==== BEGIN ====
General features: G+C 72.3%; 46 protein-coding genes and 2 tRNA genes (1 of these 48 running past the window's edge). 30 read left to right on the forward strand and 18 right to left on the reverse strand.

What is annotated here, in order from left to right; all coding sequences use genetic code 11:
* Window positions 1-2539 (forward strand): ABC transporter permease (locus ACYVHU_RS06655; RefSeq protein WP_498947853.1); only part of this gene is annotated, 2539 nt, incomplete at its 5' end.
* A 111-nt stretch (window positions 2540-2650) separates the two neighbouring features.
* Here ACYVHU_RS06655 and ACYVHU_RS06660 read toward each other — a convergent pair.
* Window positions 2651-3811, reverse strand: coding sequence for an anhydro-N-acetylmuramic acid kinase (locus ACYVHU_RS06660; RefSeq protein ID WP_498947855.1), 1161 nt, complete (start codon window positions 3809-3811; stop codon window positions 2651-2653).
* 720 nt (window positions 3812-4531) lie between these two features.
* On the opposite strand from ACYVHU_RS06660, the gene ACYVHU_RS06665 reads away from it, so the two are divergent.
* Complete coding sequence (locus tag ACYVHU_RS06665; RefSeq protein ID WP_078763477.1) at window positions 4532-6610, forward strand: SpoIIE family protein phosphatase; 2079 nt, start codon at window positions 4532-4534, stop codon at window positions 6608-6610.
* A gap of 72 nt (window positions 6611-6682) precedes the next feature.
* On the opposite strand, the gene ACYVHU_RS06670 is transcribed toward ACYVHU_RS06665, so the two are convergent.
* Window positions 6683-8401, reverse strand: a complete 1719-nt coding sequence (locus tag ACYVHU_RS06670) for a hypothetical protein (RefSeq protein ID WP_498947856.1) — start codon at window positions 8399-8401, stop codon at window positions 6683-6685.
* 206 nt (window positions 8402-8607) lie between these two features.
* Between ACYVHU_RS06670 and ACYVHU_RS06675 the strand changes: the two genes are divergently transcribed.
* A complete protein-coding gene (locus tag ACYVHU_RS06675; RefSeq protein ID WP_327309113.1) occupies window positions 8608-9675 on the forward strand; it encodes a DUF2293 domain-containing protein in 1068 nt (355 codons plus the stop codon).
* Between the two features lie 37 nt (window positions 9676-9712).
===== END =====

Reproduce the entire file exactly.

General features: G+C 72.3%; 46 protein-coding genes and 2 tRNA genes (1 of these 48 running past the window's edge). 30 read left to right on the forward strand and 18 right to left on the reverse strand.

What is annotated here, in order from left to right; all coding sequences use genetic code 11:
* Window positions 1-2539 (forward strand): ABC transporter permease (locus ACYVHU_RS06655; RefSeq protein WP_498947853.1); only part of this gene is annotated, 2539 nt, incomplete at its 5' end.
* A 111-nt stretch (window positions 2540-2650) separates the two neighbouring features.
* Here ACYVHU_RS06655 and ACYVHU_RS06660 read toward each other — a convergent pair.
* Window positions 2651-3811, reverse strand: coding sequence for an anhydro-N-acetylmuramic acid kinase (locus ACYVHU_RS06660; RefSeq protein ID WP_498947855.1), 1161 nt, complete (start codon window positions 3809-3811; stop codon window positions 2651-2653).
* 720 nt (window positions 3812-4531) lie between these two features.
* On the opposite strand from ACYVHU_RS06660, the gene ACYVHU_RS06665 reads away from it, so the two are divergent.
* Complete coding sequence (locus tag ACYVHU_RS06665; RefSeq protein ID WP_078763477.1) at window positions 4532-6610, forward strand: SpoIIE family protein phosphatase; 2079 nt, start codon at window positions 4532-4534, stop codon at window positions 6608-6610.
* A gap of 72 nt (window positions 6611-6682) precedes the next feature.
* On the opposite strand, the gene ACYVHU_RS06670 is transcribed toward ACYVHU_RS06665, so the two are convergent.
* Window positions 6683-8401, reverse strand: a complete 1719-nt coding sequence (locus tag ACYVHU_RS06670) for a hypothetical protein (RefSeq protein ID WP_498947856.1) — start codon at window positions 8399-8401, stop codon at window positions 6683-6685.
* 206 nt (window positions 8402-8607) lie between these two features.
* Between ACYVHU_RS06670 and ACYVHU_RS06675 the strand changes: the two genes are divergently transcribed.
* A complete protein-coding gene (locus tag ACYVHU_RS06675; RefSeq protein ID WP_327309113.1) occupies window positions 8608-9675 on the forward strand; it encodes a DUF2293 domain-containing protein in 1068 nt (355 codons plus the stop codon).
* Between the two features lie 37 nt (window positions 9676-9712).